Feats and Damage
To simplify the following descriptions, I'm introducing a new term: Attack Difficulty (AD). The AD of a given attack is the number you need to roll on a d20 in order to hit your target. This takes into account any bonuses the attacker and the defender may have, with the exception of the feat under discussion. An AD may be negative in rare cases, and is sometimes used when you have multiple attacks. Any AD over 20 simply uses the numbers for an AD of 20, as it falls under the auto-hit on 20 rule.
The Power Attack feat allows a fighter to trade to-hit for damage. A fighter using a two-handed weapon gains twice the advantage at the same cost as a fighter using a one-handed weapon, indicating that such fighters should use the feat more often. But how much more often? And with what weapon? In what situations?
The full answer is of course complicated (the full table of outcomes has over 4000 entries, not including the effect of differing starting strength or critical hit ranges and multipliers). The two most important factors are how easy the target is to hit without using the feat, and how much damage the weapon can be expected to do on its own. The shorter answer is the following calculator which will tell you the best amount to power attack given your weapon type and AD. The averages are slightly inaccurate due to not taking into account critical threat ranges and multipliers. However, adding them considerably complicates the calculations, and would rarely result in a different recommendation for the amount by which to power attack.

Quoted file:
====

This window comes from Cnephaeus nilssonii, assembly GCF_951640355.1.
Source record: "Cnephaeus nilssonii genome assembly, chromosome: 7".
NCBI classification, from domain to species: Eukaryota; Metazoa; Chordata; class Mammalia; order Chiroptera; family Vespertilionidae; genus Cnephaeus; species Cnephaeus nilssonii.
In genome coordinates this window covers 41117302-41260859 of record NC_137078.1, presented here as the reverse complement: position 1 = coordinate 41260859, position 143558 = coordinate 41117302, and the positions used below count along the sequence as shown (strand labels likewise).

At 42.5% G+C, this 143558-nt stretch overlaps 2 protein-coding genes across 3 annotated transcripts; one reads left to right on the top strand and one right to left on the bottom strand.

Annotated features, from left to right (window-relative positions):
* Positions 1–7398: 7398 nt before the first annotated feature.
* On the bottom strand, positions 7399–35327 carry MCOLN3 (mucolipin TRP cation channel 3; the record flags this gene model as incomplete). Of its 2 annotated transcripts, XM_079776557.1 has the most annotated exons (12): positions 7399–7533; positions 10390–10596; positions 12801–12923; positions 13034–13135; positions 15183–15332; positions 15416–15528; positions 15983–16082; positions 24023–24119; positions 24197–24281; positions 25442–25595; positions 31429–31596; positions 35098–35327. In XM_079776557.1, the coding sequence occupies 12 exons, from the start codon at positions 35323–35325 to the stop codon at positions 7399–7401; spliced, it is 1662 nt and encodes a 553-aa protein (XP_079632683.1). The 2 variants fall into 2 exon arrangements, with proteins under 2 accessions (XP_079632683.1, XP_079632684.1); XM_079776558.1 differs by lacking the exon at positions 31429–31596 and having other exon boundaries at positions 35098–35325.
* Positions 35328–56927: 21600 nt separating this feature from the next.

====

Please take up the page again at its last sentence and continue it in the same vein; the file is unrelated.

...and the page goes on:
I've expanded the calculator to be more general. Basic power attack has a 1:1 ratio of to-hit cost versus damage bonus, or 1:2 if using a 2-handed weapon. I'm now allowing you to enter the cost and benefit manually, so this calculator can be applied to Improved Power Attack, Supreme Power Attack, and one particular use of the Combat Brute feat, in addition to any other permutations WotC might throw our way.
Fill in ADs below for a related group of attacks. If you are performing a standard full attack action, your ADs would increase by 5 until you run out of attacks. Leave boxes blank for attacks you don't get.